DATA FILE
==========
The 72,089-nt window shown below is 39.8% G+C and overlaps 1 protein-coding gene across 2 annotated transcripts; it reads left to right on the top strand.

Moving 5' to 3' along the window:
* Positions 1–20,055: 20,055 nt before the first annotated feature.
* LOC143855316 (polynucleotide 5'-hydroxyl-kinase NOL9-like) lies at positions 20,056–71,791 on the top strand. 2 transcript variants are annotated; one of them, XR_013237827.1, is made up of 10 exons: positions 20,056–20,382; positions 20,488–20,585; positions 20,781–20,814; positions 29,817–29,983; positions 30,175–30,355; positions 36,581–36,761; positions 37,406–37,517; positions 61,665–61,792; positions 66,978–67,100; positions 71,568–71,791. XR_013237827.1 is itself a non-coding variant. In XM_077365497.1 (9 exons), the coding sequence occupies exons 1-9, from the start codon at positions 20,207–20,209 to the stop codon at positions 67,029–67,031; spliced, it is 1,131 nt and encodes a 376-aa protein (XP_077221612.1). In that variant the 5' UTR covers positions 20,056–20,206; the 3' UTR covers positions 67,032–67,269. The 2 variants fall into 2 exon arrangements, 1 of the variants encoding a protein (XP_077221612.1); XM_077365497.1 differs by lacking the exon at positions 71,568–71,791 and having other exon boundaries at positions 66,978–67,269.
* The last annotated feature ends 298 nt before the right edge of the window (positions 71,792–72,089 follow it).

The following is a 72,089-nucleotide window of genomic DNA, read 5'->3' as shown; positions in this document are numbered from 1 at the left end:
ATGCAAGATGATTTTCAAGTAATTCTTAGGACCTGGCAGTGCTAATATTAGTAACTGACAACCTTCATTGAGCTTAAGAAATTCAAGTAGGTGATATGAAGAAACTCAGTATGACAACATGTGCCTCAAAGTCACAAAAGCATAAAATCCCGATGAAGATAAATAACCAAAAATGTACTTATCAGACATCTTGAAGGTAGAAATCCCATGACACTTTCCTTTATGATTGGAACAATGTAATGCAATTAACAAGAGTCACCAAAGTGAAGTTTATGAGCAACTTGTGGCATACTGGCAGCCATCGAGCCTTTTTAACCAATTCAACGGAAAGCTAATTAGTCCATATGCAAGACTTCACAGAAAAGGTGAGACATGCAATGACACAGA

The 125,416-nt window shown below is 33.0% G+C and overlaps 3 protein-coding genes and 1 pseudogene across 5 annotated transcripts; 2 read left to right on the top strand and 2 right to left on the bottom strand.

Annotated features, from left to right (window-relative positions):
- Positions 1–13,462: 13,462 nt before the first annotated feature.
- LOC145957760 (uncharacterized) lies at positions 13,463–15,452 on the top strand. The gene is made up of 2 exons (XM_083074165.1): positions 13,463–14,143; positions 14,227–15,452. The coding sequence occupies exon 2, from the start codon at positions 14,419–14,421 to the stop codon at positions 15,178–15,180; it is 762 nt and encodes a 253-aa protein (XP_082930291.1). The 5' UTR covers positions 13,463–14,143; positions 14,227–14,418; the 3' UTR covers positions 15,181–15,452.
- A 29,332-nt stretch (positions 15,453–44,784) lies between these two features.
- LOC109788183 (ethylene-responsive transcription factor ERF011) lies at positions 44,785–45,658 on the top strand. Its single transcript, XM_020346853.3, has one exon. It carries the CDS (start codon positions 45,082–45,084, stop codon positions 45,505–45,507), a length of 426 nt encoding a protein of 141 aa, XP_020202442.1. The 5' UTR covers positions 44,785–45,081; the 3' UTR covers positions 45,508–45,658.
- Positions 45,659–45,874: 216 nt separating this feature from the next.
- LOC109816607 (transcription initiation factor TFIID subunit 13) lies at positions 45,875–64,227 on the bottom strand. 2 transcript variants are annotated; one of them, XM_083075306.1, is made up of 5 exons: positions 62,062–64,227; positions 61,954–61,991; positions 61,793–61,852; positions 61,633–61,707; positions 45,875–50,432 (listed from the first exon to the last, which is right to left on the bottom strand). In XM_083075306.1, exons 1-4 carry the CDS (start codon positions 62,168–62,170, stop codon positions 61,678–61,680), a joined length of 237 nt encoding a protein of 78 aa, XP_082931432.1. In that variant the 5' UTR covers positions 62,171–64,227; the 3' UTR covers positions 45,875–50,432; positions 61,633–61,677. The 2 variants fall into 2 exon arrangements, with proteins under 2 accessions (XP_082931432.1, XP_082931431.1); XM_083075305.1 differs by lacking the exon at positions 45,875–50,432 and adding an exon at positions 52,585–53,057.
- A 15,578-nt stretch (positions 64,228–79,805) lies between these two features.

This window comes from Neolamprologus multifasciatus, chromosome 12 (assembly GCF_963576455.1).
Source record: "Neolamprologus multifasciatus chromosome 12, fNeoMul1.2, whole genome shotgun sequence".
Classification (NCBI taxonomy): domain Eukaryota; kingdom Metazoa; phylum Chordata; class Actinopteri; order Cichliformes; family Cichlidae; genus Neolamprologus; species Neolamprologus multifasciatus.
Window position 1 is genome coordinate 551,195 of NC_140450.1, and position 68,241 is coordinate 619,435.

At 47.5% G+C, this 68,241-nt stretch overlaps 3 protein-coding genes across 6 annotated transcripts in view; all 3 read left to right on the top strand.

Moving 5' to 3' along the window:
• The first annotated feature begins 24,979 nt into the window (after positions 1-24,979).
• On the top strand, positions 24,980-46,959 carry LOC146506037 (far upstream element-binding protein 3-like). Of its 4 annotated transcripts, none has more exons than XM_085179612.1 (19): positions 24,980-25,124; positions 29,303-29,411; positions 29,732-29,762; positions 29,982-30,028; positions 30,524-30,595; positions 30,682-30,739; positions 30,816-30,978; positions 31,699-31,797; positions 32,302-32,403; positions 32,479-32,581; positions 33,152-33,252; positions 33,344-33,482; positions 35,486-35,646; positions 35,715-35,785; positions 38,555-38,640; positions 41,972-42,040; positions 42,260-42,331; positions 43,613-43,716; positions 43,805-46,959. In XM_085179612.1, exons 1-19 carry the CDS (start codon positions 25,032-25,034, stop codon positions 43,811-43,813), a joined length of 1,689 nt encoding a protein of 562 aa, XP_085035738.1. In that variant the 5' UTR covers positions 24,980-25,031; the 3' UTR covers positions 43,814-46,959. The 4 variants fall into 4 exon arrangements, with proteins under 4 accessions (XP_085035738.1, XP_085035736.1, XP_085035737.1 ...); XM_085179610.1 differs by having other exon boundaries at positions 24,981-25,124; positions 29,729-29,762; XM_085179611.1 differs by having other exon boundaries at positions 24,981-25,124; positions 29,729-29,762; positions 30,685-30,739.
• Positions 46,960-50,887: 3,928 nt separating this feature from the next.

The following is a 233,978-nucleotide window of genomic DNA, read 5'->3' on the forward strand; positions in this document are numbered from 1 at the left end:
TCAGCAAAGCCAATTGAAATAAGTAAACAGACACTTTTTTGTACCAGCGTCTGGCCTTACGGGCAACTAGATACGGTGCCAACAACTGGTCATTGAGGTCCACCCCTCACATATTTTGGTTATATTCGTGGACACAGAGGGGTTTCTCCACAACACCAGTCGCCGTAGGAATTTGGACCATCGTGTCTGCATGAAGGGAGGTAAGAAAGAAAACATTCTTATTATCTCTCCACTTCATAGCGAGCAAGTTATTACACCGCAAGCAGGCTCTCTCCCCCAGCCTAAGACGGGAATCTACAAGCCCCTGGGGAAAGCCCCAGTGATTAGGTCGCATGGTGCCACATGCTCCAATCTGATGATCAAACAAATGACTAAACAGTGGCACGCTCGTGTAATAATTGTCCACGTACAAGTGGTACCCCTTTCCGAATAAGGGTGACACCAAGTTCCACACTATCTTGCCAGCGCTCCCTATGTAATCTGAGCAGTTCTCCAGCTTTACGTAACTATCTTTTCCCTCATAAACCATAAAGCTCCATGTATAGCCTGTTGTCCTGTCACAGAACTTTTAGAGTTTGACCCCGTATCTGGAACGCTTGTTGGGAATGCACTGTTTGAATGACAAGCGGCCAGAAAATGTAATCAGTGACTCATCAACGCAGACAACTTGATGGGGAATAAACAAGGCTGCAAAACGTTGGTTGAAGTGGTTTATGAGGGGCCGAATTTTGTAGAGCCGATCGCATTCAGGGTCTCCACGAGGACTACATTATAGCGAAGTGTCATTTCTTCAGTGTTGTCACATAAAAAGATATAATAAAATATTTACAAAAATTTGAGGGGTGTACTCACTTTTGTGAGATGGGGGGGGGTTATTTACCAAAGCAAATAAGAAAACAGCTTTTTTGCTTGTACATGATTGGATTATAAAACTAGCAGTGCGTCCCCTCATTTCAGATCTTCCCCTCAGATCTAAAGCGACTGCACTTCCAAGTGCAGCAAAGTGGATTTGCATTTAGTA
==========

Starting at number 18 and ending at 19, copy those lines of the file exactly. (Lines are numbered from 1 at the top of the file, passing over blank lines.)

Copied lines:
Source record: "Neolamprologus multifasciatus chromosome 12, fNeoMul1.2, whole genome shotgun sequence".
Classification (NCBI taxonomy): domain Eukaryota; kingdom Metazoa; phylum Chordata; class Actinopteri; order Cichliformes; family Cichlidae; genus Neolamprologus; species Neolamprologus multifasciatus.